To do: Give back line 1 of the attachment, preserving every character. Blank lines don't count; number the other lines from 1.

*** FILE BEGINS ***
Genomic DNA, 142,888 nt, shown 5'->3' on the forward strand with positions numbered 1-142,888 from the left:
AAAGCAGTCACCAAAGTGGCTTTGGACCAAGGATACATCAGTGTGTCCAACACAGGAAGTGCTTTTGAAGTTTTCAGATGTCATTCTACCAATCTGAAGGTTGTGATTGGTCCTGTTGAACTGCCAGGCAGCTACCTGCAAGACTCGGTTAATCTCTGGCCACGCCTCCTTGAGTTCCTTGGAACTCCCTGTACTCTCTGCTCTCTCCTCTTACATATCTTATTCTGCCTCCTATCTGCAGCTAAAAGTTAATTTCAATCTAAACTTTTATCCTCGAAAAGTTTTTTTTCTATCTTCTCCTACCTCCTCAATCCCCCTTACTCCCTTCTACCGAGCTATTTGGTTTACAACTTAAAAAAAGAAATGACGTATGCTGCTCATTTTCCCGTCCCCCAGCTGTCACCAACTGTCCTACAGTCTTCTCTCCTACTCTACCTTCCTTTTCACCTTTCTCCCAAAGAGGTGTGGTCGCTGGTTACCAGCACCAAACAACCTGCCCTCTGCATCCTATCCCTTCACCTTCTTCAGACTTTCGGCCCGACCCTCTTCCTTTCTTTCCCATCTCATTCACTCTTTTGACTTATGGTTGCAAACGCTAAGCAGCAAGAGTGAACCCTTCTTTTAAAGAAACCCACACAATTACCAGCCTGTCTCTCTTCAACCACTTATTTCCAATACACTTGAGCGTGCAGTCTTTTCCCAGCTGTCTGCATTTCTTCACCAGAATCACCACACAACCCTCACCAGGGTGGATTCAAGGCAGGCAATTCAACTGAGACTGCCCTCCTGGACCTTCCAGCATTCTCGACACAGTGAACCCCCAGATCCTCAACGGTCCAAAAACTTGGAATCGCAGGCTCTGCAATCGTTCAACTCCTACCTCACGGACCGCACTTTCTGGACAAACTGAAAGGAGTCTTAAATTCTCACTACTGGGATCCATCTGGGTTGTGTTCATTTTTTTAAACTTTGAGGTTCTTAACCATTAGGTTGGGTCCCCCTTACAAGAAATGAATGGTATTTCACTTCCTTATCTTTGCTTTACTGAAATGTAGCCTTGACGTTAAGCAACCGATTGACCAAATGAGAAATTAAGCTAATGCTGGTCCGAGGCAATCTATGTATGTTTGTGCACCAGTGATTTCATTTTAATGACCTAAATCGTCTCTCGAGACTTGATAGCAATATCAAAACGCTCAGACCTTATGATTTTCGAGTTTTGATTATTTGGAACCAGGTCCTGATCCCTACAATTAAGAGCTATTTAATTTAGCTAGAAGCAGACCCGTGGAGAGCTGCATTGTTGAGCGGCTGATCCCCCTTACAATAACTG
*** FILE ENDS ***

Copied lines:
Genomic DNA, 142,888 nt, shown 5'->3' on the forward strand with positions numbered 1-142,888 from the left: